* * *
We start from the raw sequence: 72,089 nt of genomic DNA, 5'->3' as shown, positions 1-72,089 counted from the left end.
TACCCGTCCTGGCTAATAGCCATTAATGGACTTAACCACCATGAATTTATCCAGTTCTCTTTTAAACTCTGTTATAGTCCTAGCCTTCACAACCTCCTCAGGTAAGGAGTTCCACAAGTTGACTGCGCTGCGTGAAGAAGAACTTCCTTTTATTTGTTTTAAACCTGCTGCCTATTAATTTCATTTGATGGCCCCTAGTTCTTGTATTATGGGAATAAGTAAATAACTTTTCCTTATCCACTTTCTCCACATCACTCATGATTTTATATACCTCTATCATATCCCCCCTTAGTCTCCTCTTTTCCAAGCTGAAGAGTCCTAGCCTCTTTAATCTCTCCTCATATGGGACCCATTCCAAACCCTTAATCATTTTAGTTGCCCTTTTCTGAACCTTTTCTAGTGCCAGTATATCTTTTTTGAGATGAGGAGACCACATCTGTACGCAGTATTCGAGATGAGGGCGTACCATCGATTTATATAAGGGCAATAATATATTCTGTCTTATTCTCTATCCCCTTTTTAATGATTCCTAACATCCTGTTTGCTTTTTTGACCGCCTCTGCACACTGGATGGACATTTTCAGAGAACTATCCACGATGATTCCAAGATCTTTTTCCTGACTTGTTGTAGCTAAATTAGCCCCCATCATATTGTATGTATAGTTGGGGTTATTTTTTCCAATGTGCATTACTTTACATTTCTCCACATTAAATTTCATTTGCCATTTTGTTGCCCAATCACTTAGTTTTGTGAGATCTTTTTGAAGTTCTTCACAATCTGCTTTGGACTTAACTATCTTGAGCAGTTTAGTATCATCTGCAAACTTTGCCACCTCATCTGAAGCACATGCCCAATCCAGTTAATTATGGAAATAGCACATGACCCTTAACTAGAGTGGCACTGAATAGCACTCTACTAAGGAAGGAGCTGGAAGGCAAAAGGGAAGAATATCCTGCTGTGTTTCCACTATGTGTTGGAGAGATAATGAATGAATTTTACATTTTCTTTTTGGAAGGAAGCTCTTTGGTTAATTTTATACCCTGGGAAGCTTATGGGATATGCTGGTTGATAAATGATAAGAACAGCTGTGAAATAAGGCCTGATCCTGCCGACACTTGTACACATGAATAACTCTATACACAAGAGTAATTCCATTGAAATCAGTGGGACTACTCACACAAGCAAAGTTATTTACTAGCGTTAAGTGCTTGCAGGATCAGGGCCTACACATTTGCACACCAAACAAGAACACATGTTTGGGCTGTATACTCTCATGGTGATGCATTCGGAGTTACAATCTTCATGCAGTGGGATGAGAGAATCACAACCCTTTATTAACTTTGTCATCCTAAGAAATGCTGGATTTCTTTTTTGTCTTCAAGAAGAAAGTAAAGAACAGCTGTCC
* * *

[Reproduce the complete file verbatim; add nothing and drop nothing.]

We start from the raw sequence: 72,089 nt of genomic DNA, 5'->3' as shown, positions 1-72,089 counted from the left end.
TACCCGTCCTGGCTAATAGCCATTAATGGACTTAACCACCATGAATTTATCCAGTTCTCTTTTAAACTCTGTTATAGTCCTAGCCTTCACAACCTCCTCAGGTAAGGAGTTCCACAAGTTGACTGCGCTGCGTGAAGAAGAACTTCCTTTTATTTGTTTTAAACCTGCTGCCTATTAATTTCATTTGATGGCCCCTAGTTCTTGTATTATGGGAATAAGTAAATAACTTTTCCTTATCCACTTTCTCCACATCACTCATGATTTTATATACCTCTATCATATCCCCCCTTAGTCTCCTCTTTTCCAAGCTGAAGAGTCCTAGCCTCTTTAATCTCTCCTCATATGGGACCCATTCCAAACCCTTAATCATTTTAGTTGCCCTTTTCTGAACCTTTTCTAGTGCCAGTATATCTTTTTTGAGATGAGGAGACCACATCTGTACGCAGTATTCGAGATGAGGGCGTACCATCGATTTATATAAGGGCAATAATATATTCTGTCTTATTCTCTATCCCCTTTTTAATGATTCCTAACATCCTGTTTGCTTTTTTGACCGCCTCTGCACACTGGATGGACATTTTCAGAGAACTATCCACGATGATTCCAAGATCTTTTTCCTGACTTGTTGTAGCTAAATTAGCCCCCATCATATTGTATGTATAGTTGGGGTTATTTTTTCCAATGTGCATTACTTTACATTTCTCCACATTAAATTTCATTTGCCATTTTGTTGCCCAATCACTTAGTTTTGTGAGATCTTTTTGAAGTTCTTCACAATCTGCTTTGGACTTAACTATCTTGAGCAGTTTAGTATCATCTGCAAACTTTGCCACCTCATCTGAAGCACATGCCCAATCCAGTTAATTATGGAAATAGCACATGACCCTTAACTAGAGTGGCACTGAATAGCACTCTACTAAGGAAGGAGCTGGAAGGCAAAAGGGAAGAATATCCTGCTGTGTTTCCACTATGTGTTGGAGAGATAATGAATGAATTTTACATTTTCTTTTTGGAAGGAAGCTCTTTGGTTAATTTTATACCCTGGGAAGCTTATGGGATATGCTGGTTGATAAATGATAAGAACAGCTGTGAAATAAGGCCTGATCCTGCCGACACTTGTACACATGAATAACTCTATACACAAGAGTAATTCCATTGAAATCAGTGGGACTACTCACACAAGCAAAGTTATTTACTAGCGTTAAGTGCTTGCAGGATCAGGGCCTACACATTTGCACACCAAACAAGAACACATGTTTGGGCTGTATACTCTCATGGTGATGCATTCGGAGTTACAATCTTCATGCAGTGGGATGAGAGAATCACAACCCTTTATTAACTTTGTCATCCTAAGAAATGCTGGATTTCTTTTTTGTCTTCAAGAAGAAAGTAAAGAACAGCTGTCC